An HOA manager can prepare and send out notices, assist your board in creating agendas, maintain HOA documents, and sort through all the paperwork. They can conduct routine inspections of the common areas to ensure proper maintenance and repairs. They can also coordinate with vendors and even assist with bid preparation.

Many HOA management companies have backend teams specifically designed to assist managers with administrative work. This frees up the manager’s time to focus on bigger projects and issues. In some cases, companies even offer 24/7 emergency response services.

4. Fair and Consistent Rule Enforcement

Board members have a fiduciary responsibility to enforce the rules in a fair and consistent manner. While the board retains the right to make the final call, a manager can help with enforcement by conducting inspections, sending out notices, and upholding the governing documents. Furthermore, an HOA manager can coordinate disciplinary hearings.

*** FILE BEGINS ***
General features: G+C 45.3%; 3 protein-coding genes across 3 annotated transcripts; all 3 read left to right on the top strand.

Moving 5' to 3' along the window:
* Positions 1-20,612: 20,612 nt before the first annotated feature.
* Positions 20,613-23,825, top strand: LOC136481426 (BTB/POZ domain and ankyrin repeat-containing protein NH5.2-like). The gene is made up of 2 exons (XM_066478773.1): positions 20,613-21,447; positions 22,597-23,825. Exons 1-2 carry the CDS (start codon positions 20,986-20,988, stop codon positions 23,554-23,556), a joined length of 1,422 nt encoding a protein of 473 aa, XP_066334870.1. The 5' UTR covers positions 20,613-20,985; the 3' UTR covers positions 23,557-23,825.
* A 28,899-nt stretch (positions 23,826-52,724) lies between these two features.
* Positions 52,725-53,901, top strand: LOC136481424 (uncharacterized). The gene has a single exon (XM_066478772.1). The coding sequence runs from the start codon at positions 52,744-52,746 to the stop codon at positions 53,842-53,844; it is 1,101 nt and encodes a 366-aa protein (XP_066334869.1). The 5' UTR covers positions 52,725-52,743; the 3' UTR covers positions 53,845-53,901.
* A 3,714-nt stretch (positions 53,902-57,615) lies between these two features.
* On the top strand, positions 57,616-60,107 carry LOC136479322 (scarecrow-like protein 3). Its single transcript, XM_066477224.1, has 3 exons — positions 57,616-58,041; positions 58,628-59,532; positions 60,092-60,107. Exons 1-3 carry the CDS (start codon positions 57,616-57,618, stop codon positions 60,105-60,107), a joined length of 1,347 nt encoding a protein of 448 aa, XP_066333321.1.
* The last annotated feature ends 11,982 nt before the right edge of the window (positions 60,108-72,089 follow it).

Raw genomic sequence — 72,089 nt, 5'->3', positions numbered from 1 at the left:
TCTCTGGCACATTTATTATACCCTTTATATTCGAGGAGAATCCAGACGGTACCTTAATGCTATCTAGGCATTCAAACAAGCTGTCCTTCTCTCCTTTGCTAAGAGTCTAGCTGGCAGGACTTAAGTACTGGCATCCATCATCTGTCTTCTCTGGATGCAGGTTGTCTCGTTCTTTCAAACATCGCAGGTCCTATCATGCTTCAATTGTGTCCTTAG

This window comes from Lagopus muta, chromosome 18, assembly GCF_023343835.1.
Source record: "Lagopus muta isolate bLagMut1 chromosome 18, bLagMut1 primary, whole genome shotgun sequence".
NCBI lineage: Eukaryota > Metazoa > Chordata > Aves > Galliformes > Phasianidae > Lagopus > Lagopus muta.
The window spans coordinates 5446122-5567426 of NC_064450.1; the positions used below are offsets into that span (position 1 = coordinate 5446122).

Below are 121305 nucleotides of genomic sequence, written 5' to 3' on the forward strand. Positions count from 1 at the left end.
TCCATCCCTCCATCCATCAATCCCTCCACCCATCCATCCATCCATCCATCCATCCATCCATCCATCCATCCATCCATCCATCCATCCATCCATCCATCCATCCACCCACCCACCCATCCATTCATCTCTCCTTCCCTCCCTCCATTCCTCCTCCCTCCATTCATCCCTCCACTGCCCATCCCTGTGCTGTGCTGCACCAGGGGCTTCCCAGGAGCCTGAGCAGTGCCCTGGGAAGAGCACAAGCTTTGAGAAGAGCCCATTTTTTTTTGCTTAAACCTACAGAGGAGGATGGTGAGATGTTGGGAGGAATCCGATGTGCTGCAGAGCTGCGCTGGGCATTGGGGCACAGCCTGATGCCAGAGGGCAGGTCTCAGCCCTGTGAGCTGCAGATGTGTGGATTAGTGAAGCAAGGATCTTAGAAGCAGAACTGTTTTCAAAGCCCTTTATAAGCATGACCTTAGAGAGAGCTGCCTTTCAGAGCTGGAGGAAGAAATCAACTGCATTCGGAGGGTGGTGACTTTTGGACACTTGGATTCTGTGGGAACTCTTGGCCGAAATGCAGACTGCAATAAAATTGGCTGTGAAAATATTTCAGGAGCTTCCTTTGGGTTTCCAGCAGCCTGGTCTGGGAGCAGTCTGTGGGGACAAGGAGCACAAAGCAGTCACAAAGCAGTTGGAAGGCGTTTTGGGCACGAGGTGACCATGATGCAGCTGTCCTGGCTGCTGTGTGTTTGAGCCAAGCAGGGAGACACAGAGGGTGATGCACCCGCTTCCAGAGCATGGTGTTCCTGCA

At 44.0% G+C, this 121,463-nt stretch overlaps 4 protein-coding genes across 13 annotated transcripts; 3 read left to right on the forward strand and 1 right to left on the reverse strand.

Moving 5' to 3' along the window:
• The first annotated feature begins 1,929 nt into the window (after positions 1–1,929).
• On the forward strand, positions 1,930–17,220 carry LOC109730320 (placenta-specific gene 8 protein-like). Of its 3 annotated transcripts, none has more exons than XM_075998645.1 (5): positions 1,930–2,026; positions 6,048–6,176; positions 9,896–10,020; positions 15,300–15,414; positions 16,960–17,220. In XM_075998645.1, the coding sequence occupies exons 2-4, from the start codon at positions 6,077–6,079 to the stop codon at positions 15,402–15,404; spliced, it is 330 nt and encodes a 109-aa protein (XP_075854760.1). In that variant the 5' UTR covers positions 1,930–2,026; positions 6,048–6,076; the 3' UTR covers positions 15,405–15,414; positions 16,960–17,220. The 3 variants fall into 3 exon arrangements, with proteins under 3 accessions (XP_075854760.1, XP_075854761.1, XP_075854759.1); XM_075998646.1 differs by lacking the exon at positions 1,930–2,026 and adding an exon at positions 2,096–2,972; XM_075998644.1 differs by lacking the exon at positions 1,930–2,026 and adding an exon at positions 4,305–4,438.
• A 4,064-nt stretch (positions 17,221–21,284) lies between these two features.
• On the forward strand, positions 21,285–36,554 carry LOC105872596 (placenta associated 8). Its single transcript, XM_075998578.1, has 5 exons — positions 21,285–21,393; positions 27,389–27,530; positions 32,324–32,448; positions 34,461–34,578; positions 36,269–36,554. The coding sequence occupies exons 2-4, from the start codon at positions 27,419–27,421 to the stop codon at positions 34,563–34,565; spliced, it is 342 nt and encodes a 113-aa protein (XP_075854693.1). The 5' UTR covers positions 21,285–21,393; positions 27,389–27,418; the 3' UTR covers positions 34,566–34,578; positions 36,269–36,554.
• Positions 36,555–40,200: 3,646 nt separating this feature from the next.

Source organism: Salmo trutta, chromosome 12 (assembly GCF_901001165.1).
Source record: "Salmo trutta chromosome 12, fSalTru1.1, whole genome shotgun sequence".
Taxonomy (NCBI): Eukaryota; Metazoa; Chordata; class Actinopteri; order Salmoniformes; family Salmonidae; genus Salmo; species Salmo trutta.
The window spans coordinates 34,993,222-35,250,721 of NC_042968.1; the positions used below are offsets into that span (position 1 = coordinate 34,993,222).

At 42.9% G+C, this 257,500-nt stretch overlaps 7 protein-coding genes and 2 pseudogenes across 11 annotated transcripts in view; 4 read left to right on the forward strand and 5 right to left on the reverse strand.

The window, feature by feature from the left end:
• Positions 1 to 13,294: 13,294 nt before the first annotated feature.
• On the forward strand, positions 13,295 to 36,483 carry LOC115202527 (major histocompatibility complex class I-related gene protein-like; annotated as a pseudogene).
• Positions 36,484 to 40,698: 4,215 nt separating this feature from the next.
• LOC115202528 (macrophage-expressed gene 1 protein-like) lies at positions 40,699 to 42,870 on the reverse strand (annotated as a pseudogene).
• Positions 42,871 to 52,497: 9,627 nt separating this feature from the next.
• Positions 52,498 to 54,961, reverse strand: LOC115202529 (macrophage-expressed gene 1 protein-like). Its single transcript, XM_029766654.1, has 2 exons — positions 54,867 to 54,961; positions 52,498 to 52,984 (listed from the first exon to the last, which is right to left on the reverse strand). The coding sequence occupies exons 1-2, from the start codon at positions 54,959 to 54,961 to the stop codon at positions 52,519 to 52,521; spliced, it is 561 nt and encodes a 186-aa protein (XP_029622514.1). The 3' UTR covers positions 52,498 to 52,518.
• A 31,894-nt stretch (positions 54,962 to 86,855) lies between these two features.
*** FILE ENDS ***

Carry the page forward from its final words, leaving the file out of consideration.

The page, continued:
There is always a risk of selective enforcement in HOAs, especially in self-managed communities. Board members may let their emotions and personal opinions guide their decisions. They might use their power to retaliate against their neighbors or show favoritism towards friends. An HOA manager, though, tends to remain impartial because they don’t know residents personally and have no skin in the game.

5. Help With Homeowner Concerns and Requests

Lastly, an HOA manager can assist the board in fielding homeowner concerns. Board members must be tired of the constant phone calls and emails they receive from residents. While some complaints are legitimate concerns or requests, others are nitpicking.

A manager can handle the horde of requests or complaints that residents file. Again, some companies have dedicated teams for this kind of thing – sorting through all the messages and prioritizing the important ones. With an HOA manager, board members can breathe a sigh of relief and look forward to a more peaceful tenure.

Better Management

At the end of the day, when you hire an HOA manager, you are paying for experience and expertise. Whether you are managing a small association or a large community, having a manager can greatly benefit your board.

Landmark Community Management offers expert HOA management services to community associations in Texas. Call us today or contact us online to learn more!